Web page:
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I've been looking into buildbot lately, and the lack of good documentation and sample configurations makes it hard to understand how buildbot is commonly used.

According to the buildbot manual, each buildmaster is responsible for 1 code base. That means that a company that wants to use buildbot on, say, 10 projects, needs to maintain 10 different sets of buildbot installations (master-slaves configurations, open ports, websites with output etc.). Is this really the way things are done? Am I missing an option that creates a mash-up that is easy to maintain and monitor?

Thanks!

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FWIW, there is currently work underway to improve buildbot's scaling, sponsored by the Mozilla project. (Who runs a very large buildmaster). See the buildbot mail list for details. –  Macke Nov 3 '09 at 22:43

2 Answers 2

up vote 3 down vote accepted

At my place of work we use Buildbot to test a single program over several architectures and versions of Python. I use one build master to oversee about 16 slaves. Each set of slaves pulls from a different repo and tests it against Python 2.X.

From my experience, it would be easy to configure a single build master to run a mash-up of projects. This might not be a good idea because the waterfall page (where the build slaves report results) can get very congested with more than a few slaves. If you are comfortable scrolling through a long waterfall page, then this will not be an issue.

EDIT:

The update command in master.cfg:

test_python26_linux.addStep(ShellCommand, name = "update pygr",
    command = ["/u/opierce/PygrBuildBot/update.sh","000-buildbot","ctb"], workdir=".")

000-buildbot and ctb are additional parameters to specify which branch and repo to pull from to get the information. The script update.sh is something I wrote to avoid an unrelated git problem. If you wanted to run different projects, you could write something like:

builder1.addStep(ShellCommand, name = "update project 1",
    command = ["git","pull","git://github.com/your_id/project1.git"], workdir=".")

 (the rest of builder1 steps)

builder2.addStep(ShellCommand, name = "update project 2",
    command = ["git","pull","git://github.com/your_id/project2.git"], workdir=".")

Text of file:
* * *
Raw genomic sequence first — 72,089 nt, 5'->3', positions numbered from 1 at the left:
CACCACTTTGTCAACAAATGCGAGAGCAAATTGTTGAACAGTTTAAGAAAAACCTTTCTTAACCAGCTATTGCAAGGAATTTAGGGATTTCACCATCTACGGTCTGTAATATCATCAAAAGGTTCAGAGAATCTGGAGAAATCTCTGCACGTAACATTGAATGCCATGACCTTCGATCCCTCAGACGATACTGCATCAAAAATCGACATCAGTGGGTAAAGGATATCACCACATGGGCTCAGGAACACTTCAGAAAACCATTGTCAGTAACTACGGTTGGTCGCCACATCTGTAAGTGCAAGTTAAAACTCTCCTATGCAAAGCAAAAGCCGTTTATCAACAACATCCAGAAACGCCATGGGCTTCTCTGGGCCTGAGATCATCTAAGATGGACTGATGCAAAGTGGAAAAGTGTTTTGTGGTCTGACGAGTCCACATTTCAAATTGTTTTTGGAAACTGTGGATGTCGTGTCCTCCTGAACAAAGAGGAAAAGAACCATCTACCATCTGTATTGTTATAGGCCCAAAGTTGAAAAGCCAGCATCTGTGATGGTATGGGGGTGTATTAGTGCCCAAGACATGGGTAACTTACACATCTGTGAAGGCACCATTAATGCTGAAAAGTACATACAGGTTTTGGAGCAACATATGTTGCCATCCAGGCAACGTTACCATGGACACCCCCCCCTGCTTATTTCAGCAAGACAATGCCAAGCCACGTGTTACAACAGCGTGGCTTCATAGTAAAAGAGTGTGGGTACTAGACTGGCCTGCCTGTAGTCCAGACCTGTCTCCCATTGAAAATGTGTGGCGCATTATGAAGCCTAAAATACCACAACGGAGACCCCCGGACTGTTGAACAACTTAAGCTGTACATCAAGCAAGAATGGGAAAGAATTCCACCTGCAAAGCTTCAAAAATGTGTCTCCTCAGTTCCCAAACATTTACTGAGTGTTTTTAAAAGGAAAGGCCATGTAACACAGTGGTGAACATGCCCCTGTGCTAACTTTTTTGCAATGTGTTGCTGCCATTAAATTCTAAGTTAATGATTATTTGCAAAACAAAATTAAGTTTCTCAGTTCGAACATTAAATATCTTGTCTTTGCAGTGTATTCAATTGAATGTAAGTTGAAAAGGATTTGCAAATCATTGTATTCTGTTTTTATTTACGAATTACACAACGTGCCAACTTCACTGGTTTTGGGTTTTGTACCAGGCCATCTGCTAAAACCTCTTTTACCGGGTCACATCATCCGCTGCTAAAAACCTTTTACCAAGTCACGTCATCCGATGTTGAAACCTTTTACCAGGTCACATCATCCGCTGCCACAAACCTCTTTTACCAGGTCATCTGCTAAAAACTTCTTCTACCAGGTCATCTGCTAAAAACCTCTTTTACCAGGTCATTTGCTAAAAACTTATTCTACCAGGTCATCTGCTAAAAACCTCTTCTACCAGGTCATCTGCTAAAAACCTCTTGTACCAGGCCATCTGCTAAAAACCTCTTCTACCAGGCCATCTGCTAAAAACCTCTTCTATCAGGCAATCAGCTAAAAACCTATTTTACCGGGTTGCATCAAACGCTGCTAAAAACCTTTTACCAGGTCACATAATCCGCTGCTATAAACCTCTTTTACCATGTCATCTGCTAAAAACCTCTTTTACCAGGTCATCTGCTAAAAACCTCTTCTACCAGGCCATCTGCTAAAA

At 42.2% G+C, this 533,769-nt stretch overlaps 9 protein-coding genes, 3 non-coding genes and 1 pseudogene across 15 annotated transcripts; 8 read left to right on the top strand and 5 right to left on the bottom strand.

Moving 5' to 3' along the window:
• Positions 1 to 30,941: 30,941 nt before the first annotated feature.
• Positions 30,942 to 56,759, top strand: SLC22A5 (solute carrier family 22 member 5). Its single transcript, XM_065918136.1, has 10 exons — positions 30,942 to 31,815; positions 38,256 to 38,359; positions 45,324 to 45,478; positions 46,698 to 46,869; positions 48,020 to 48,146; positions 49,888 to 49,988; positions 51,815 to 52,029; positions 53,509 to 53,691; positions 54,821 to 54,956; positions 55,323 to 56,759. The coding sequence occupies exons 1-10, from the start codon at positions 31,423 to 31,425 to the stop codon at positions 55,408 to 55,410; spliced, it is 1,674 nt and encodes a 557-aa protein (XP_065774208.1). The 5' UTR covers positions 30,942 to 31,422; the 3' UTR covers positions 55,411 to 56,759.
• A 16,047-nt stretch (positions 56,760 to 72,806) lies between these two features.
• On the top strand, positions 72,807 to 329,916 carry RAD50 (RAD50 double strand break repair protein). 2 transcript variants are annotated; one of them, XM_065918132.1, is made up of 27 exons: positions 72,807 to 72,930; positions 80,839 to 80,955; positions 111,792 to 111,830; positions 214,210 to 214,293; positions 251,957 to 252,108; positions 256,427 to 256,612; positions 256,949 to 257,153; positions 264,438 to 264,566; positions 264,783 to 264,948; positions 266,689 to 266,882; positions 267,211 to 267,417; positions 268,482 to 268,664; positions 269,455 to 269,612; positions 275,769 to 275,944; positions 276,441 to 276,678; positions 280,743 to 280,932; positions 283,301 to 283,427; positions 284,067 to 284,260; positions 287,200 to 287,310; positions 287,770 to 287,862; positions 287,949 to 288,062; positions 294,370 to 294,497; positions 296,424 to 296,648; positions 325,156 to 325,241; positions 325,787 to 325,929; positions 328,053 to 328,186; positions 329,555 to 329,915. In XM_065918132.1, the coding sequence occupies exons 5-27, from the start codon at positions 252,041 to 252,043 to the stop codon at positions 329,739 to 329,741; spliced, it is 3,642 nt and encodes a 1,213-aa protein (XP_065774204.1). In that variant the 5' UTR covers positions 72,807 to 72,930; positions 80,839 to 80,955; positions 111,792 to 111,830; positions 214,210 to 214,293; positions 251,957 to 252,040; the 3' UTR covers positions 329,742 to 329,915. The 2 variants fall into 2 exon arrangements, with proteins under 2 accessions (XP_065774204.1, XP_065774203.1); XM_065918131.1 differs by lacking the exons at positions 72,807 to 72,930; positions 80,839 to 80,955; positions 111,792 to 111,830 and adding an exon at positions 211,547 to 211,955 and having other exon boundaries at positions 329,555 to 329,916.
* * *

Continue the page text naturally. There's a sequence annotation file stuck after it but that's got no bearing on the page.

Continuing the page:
(the rest of builder2 steps)

The two projects don't have to be related. Buildbot creates a directory for each builder and runs all the steps in that directory.

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The master configuration just tells the slave to run a series of terminal commands. To run a different version or different project, you just tell it to pull from a different repo. Because you can individualize the commands for each slave you can have each slave running a different version/project/whatever. –  Owen Pierce Aug 3 '09 at 3:42
    
No, that's the opposite of what I am saying. Pulling from a repository and running real time builds is the idea behind continuous integration. We use git for version control. –  Owen Pierce Aug 3 '09 at 12:36
    
I finally understood what you mean by this, and this is actually a good idea. Only note worth giving - we decided to use categories, so that we can now divide the waterfall view according to those categories, and so each developer sees only the projects that interest him. –  abyx Sep 3 '09 at 6:52
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Why are you using a ShellCommand with 'git pull' instead of an actual Git step? djmitche.github.com/buildbot/docs/0.7.11/#Git –  Nicolás Dec 23 '09 at 17:53

FYI, BuildBot 0.8.x supports several repositories on one master, simplifying things a bit.

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You can see an example in a related question –  hithwen May 20 at 13:07

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